Even before its January 2017 makeover -- which welcomed Carnival favorites like Guy's Burger Joint, BlueIguana Cantina, the Alchemy Bar and Bonsai Sushi -- Carnival Dream had a lot to love. The ship is one of the biggest in Carnival's fleet (second to the line's Vista class), which means dining options abound, and you'll never be bored with activities ranging from themed trivia and charades to comedy shows and top-deck dance parties.
To balance this out, Carnival Dream offers something that can be hard to find on other ships of its size: a place to escape all the action. The Lanai Promenade, a wraparound exterior walkway on Deck 5, has ample seating (including a handful of deck chairs) and four cantilevered hot tubs, yet never seems to get crowded, even on sea days.
Carnival Dream is also full of "hidden" decks -- two of which offer some of the best views onboard. You'll find them all the way at the front of the ship, on Decks 6 and 7, through doors at the end of the cabin corridors. Elsewhere throughout the ship, you'll find slivers of deck space and seating nooks to accommodate the larger number of passengers onboard. On the flip side, be warned: The ship does have a few tight spaces that can make it difficult to navigate -- including the internal walkway on Deck 5, next to Ocean Plaza, and Deck 4, near the kids' clubs.
What truly sets Carnival Dream apart from other ships, however, is its service. The crew members seem genuinely happy and interested in making sure passengers have the best vacation possible. In addition, they go above and beyond -- whether that's having your go-to glass of lemonade waiting for you at the main dining room, or guiding you to one of the secret decks so you don't get lost. With this level of attentiveness, it's no surprise Carnival Dream has won the line's internal flagship award for best service, multiple years.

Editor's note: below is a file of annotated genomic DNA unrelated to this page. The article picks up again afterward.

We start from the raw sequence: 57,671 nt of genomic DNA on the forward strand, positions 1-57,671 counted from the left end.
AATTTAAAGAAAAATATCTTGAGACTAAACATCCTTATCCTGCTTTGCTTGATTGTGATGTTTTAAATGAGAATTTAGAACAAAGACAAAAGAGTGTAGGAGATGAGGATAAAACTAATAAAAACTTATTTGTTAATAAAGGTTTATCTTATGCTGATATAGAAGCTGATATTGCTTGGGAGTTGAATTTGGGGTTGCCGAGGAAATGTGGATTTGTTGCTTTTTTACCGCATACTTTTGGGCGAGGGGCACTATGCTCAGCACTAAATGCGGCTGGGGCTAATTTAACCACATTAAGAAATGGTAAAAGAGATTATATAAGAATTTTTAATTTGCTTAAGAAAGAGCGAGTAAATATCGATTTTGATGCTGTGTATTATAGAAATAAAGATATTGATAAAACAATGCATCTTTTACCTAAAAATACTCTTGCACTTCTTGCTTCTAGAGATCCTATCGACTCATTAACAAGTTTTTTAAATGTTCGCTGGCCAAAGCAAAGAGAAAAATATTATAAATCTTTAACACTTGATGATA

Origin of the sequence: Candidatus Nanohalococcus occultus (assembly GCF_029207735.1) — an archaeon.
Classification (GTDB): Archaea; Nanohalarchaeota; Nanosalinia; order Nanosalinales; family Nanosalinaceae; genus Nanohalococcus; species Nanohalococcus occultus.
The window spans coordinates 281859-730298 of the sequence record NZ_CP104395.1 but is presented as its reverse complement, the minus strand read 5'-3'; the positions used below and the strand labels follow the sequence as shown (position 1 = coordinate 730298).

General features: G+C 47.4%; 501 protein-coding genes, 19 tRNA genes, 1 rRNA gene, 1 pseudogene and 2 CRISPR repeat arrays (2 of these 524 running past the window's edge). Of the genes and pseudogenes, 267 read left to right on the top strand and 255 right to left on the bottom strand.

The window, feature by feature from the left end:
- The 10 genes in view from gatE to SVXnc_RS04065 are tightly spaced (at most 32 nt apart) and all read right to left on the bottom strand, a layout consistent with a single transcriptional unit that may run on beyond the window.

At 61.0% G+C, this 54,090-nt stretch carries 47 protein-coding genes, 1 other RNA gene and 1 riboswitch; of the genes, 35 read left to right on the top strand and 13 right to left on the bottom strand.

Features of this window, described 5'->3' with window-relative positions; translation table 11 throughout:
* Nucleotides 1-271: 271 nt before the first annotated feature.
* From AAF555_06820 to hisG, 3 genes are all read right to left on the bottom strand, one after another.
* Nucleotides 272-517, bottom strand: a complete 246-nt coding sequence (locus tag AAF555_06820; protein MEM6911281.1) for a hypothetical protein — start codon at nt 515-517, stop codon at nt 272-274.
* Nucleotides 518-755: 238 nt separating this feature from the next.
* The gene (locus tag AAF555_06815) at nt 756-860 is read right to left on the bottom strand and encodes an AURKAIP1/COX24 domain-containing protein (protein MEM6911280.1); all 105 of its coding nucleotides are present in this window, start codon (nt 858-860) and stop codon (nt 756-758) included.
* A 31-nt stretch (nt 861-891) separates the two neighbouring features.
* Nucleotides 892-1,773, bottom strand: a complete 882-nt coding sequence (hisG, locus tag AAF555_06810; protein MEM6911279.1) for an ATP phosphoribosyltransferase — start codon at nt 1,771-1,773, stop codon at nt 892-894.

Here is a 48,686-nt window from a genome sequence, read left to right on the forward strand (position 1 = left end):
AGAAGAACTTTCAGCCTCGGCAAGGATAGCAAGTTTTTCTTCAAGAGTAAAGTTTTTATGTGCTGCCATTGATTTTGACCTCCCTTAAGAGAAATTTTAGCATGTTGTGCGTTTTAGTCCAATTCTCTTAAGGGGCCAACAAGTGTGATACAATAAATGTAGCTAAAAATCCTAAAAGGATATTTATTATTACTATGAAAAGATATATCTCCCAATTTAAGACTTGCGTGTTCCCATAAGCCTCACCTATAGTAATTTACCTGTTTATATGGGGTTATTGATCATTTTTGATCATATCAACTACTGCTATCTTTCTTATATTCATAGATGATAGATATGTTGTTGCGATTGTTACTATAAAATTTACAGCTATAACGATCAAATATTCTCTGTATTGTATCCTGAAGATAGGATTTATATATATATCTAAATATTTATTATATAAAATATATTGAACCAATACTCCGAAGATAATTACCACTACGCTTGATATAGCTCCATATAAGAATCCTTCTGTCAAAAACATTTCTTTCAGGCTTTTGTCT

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Between the friendly service and everything there is to do (and eat) onboard, Carnival Dream is one big happy ship -- and we have a feeling you'll quickly forget about any minor gripes.
A huge chunk of the passengers on Carnival Dream drive to their cruise from states all over the southern United States. Ages run the gamut from kids (lots of 'em in the summer!) to folks in their 60s and 70s, though the average age is usually somewhere in the mid-30s to mid-40s. The ship is popular with groups, including family reunions and wedding parties.
Daytime: Casual is the name of the game on any Carnival ship. On most days, you'll see men in shorts and T-shirts and women in shorts and tees, capris, sundresses or bathing suits with cover-ups.
Evening:Most nights people remain casual for dinner but on Cruise Elegant nights, you'll see women in gowns, sundresses and pants and blouse combos, while men don anything from tuxes to full suits to trousers with button-up shirts (with or without a jacket and/or tie). You'll also see plenty of people who choose not to dress up at all.
Not permitted: On all nights, cutoff jeans, men's sleeveless shirts, basketball shorts, T-shirts, sportswear, baseball hats, flip-flops and bathing suits are not allowed in the main dining rooms, though we saw lots of women in flip-flops and men in T-shirts and baseball caps.
For more information, visit Cruise Line Dress Codes: Carnival Cruise Line.
Tale of two cruises, most was fantastically wonderful, some was fantastically disappointing.